The 20th-century British poet W. H. Auden is an interesting case when viewed through a queer lens because his expansive career brims with homoerotic (and equally homosexual) undertones. Given the historic persecution of homosexuals and others proclaimed “deviants” in his lifetime, it is not surprising that Auden guarded himself by masking sentiments regarding his sexuality below the surface of his writing, though not so much that one could not detect it if aware of the coded jargon of certain queer communities (Bozorth 709). What Auden has said regarding his sexuality—in both his poetry and prose—varies over time, creating difficulties in discerning a definitive, or perhaps “final” judgment of himself in an ethical and moral sense. Critics widely agree that Auden was conflicted and continued to be so for most of his life, coinciding with his shifting ideas of morality. When broken down into the heuristic “secular and sacred” view of Auden’s legacy (i.e. the view that his poetry shifted from propaganda to parable upon his emigration to the U.S.) one sees that this conflict persists despite different criteria. In his secular period, he suspected homosexuality was caused by some global psychological disorder, which people suffered universally and experienced in different forms psychosomatically; when he moved to America and “returned” to the Catholic faith of his childhood, his concern with homosexuality as illness diminished, though his focus now turned to its overtly sexual nature as a potential affront to the sanctity of marriage (Mendelson 365). Moreover, further research is necessary in discerning the nature of Auden’s views on his own sexuality as expressed in his writing— especially with respect to how these views coincide with his sense of religious faith.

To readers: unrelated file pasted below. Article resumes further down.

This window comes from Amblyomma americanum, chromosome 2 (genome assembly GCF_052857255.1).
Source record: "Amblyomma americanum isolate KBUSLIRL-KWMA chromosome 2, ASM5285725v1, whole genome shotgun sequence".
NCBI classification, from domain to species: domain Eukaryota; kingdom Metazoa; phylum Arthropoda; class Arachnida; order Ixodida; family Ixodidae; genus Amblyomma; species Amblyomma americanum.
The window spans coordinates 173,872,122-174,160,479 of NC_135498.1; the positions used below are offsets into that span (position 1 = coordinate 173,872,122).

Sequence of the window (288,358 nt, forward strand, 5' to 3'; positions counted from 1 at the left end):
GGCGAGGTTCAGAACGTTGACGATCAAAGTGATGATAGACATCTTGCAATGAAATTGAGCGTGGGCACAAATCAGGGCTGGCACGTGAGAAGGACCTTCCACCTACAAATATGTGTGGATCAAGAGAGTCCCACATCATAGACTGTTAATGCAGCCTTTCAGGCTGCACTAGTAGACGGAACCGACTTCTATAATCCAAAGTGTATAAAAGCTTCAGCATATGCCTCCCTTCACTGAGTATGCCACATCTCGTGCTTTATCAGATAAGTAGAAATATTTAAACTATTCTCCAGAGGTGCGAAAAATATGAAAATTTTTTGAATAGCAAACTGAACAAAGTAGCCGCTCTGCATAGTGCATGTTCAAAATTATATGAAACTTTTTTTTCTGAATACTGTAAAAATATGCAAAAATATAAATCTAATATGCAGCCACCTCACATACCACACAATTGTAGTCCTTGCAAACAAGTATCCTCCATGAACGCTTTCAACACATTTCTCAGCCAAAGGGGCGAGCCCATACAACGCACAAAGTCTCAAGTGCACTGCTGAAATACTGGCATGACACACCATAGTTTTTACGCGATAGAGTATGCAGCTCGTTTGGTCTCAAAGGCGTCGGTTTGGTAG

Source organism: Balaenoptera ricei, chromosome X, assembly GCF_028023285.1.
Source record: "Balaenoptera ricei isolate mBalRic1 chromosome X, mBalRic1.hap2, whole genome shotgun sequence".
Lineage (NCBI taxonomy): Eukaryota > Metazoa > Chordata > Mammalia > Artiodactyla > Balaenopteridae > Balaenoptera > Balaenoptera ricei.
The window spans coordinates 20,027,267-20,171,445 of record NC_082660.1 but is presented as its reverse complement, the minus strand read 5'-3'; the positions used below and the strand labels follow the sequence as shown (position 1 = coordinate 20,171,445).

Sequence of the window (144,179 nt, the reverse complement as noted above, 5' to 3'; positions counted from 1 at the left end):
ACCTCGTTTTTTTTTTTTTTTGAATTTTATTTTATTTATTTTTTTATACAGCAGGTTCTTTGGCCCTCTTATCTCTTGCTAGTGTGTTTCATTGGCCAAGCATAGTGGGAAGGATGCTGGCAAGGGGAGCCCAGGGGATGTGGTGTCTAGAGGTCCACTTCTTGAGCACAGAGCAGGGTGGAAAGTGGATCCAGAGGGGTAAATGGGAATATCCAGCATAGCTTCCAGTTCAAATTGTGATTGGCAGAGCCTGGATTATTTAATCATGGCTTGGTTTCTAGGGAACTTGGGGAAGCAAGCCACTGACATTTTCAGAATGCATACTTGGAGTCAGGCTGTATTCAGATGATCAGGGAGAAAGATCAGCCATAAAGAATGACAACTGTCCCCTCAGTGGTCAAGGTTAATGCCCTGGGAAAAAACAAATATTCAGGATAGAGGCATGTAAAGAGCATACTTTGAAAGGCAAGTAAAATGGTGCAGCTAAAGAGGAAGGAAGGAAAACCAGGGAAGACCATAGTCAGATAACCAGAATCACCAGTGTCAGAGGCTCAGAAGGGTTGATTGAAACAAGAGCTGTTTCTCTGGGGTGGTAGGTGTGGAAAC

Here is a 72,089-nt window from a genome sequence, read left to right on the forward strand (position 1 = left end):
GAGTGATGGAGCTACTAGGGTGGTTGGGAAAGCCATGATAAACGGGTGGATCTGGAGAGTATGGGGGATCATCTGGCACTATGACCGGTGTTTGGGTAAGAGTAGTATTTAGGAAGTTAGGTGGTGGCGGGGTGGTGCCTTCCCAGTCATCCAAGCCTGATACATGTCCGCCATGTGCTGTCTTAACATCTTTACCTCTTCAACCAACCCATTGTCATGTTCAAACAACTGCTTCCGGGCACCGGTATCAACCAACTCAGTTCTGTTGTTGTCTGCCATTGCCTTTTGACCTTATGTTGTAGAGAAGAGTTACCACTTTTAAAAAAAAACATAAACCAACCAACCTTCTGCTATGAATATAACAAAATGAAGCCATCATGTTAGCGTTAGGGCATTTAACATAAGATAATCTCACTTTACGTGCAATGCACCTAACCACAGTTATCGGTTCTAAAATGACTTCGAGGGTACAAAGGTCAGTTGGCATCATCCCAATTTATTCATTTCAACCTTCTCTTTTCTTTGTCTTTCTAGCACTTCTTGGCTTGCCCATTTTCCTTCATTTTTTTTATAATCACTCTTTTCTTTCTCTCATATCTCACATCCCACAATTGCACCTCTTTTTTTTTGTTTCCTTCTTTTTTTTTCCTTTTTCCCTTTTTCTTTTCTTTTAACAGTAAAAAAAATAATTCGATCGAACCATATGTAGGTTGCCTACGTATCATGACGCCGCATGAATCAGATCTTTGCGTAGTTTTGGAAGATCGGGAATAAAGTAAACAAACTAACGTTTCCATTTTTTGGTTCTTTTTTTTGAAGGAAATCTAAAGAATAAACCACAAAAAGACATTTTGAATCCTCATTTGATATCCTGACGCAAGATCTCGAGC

Reconciling Past and Present, Religion and Sexuality: W. H. Auden’s Proto-Queer Theology and the Queer Christian Movement.
Undergraduate Review, 15, 38-56.
Available at: https://vc.bridgew.edu/undergrad_rev/vol15/iss1/8
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